Discussion in 'Science Fiction' started by Werthead, May 25, 2010.
One missing link
One problem I had with this work was the lack of explanation of the Avernus and the occasional reference to what was happening on Earth. 1,000 light years is a good distance, and the number of stars within that sphere is huge.
How the station got there always made me wonder if there were others like it around different stars. In this case it is clear that Humans could not land and colonize this planet so observing was all it had. Back on Earth people seem to have settled into a equilibrium with not much change and nothing in terms of further attempts at reaching the stars. I seem to remember reading that this took place something like 8,000 years in the future, but maybe I'm misremembering.
I always thought that this work would benefit from a prequel about the very beginning of Human contact with Helliconia sort of like Anne McCaffery did with Pern. That is just me though, I am a sucker for a connected history and like to have a timeline in the back of my mind to put things in perspective.
I read the first book twice and the others only once. So while I liked the series I never got around to revisiting the whole thing.
Aldiss has said he has no wish to revisit Helliconia, unless some idea presented itself. He certainly wouldn't revisit it for commercial reasons.
Your other points are all addressed in the second and third books in the series. Humanity had a 1,200-year-long starflight period during which they built drives which could operate at about 90% of lightspeed. They also had immense telescopes which could observe smaller-than-Mars-sized planets at a range of thousands of light-years, and around all the stars within a thousand light-years they didn't find a single Earth-like planet, only rocky worlds at best like Mars or Mercury. An American-Chinese observation fleet passing through the Ophiuchus dustclouds (which obscure Freyr from Earth) 700 ly away then detected Helliconia using their own telescopes, and despatched an automated colony vessel which reached the Helliconia system and built the Avernus in orbit. With no other world in the system suitable for colonisation, they turned round and headed home leaving the Avernus and its 6,000 crewmen behind, which was a rough gig (and a storyline point in the sequels).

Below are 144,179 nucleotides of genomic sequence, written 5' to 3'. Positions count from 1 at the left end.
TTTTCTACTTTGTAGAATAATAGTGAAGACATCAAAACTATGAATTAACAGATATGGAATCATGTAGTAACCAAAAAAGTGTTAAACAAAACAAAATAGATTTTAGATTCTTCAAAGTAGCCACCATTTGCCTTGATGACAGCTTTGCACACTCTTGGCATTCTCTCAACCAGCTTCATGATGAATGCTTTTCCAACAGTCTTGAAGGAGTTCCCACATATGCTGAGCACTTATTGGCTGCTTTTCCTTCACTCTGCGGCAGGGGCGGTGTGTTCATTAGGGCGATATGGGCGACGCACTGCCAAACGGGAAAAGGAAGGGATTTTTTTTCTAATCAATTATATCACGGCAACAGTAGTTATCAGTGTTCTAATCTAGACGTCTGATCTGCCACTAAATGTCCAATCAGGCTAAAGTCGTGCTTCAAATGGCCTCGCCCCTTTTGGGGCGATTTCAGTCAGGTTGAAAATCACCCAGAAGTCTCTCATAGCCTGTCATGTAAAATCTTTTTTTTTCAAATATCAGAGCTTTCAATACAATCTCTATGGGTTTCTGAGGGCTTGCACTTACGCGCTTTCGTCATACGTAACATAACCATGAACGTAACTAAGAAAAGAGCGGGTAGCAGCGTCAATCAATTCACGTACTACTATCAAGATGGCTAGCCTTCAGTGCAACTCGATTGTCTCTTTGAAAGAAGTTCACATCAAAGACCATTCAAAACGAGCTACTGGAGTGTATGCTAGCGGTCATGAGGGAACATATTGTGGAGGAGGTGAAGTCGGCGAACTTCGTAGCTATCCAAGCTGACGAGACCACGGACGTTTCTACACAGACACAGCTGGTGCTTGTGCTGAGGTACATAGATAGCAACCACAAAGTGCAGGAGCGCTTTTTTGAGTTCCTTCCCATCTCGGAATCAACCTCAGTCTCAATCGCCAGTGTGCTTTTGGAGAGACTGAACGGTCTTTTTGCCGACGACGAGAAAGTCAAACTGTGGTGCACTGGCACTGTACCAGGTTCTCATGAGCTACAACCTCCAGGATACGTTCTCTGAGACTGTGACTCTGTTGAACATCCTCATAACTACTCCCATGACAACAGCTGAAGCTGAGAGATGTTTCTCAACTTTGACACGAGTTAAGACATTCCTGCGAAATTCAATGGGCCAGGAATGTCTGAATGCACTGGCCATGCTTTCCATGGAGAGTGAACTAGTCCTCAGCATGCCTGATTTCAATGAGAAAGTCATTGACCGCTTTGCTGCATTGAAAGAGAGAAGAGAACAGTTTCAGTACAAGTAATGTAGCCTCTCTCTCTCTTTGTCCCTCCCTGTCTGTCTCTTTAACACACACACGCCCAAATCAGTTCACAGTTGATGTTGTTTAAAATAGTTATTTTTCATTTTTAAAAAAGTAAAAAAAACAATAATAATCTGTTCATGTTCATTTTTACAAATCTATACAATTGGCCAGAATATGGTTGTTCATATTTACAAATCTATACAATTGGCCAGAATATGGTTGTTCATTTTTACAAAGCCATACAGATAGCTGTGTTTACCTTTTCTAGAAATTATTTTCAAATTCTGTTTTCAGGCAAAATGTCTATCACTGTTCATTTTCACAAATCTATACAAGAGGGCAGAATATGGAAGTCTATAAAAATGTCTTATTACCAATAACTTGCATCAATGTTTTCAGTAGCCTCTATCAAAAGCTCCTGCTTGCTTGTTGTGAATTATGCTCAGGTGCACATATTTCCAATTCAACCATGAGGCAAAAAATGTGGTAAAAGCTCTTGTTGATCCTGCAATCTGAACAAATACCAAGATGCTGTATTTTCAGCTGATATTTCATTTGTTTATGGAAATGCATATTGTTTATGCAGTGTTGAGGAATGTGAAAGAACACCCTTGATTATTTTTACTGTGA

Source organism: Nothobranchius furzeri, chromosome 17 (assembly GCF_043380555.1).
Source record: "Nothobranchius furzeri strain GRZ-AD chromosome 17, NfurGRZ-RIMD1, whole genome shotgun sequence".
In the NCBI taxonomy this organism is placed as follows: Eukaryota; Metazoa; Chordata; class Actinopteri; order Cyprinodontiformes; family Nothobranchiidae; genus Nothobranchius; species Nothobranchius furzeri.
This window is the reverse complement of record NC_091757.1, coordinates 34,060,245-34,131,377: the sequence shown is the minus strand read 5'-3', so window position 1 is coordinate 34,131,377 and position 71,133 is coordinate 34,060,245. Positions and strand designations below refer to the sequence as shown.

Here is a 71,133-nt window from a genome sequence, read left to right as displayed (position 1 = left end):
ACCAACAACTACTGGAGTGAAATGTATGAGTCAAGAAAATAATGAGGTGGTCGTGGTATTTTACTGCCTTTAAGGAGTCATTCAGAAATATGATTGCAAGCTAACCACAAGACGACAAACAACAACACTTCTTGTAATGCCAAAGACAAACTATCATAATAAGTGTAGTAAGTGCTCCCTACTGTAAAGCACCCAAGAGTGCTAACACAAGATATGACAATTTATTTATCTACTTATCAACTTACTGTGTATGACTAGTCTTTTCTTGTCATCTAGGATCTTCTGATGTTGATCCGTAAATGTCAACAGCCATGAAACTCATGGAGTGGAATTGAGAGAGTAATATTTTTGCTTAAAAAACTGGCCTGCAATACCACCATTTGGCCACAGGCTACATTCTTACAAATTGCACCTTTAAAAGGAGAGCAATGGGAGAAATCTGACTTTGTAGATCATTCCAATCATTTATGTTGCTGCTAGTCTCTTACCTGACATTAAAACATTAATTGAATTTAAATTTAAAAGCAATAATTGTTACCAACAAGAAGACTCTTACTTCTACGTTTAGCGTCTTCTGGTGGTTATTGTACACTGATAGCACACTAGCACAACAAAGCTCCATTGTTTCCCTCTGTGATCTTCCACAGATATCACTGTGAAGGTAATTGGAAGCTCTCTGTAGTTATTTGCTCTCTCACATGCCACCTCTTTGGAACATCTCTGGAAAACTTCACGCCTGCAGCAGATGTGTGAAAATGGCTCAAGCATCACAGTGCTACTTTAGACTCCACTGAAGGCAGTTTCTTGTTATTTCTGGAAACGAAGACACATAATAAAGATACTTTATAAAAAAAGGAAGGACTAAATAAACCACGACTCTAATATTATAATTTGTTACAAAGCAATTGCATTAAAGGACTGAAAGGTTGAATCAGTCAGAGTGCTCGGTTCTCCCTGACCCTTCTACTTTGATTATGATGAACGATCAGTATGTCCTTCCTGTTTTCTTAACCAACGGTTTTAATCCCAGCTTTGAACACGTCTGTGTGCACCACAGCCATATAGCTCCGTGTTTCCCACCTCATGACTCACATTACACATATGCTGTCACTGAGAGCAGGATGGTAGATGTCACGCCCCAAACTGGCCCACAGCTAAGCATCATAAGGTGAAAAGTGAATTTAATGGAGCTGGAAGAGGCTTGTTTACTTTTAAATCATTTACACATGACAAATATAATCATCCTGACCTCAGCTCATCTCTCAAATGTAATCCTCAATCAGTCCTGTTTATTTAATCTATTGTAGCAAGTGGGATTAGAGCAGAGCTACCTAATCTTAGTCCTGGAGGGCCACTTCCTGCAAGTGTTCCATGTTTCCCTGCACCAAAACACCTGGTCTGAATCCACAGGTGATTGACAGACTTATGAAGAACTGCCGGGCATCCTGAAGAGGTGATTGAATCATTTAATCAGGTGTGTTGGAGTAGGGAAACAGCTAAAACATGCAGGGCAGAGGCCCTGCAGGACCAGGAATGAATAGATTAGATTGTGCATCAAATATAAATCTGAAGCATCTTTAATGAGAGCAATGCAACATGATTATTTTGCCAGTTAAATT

The books take place in the seventh and eighth millenniums AD and span a period of about 1,200-1,500 Earth years, IIRC. The trilogy starts on the cusp between winter and spring and ends with the onset of the next winter (and winter lasts much longer than the other seasons due to the shape of the orbit).
Truly a great book.
Very pleased Gollancz are republishing it.
I always loved this trilogy and thought it a little underrated. Thanks for mentioning it.
Spring is the best I think, followed by Summer. And the humanoid alien problem always niggled a bit.
Good work, Werthead!
Unfortunately these are out of print in the USA, the publisher, iBooks folded a couple of years ago. I knew I should have picked up the trilogy when I saw them all in a bookstore a few years ago.
How about a trip to the Book Depository website when the UK omnibus edition comes out in August?
That might be the plan, then.
Whatever you do, buy it!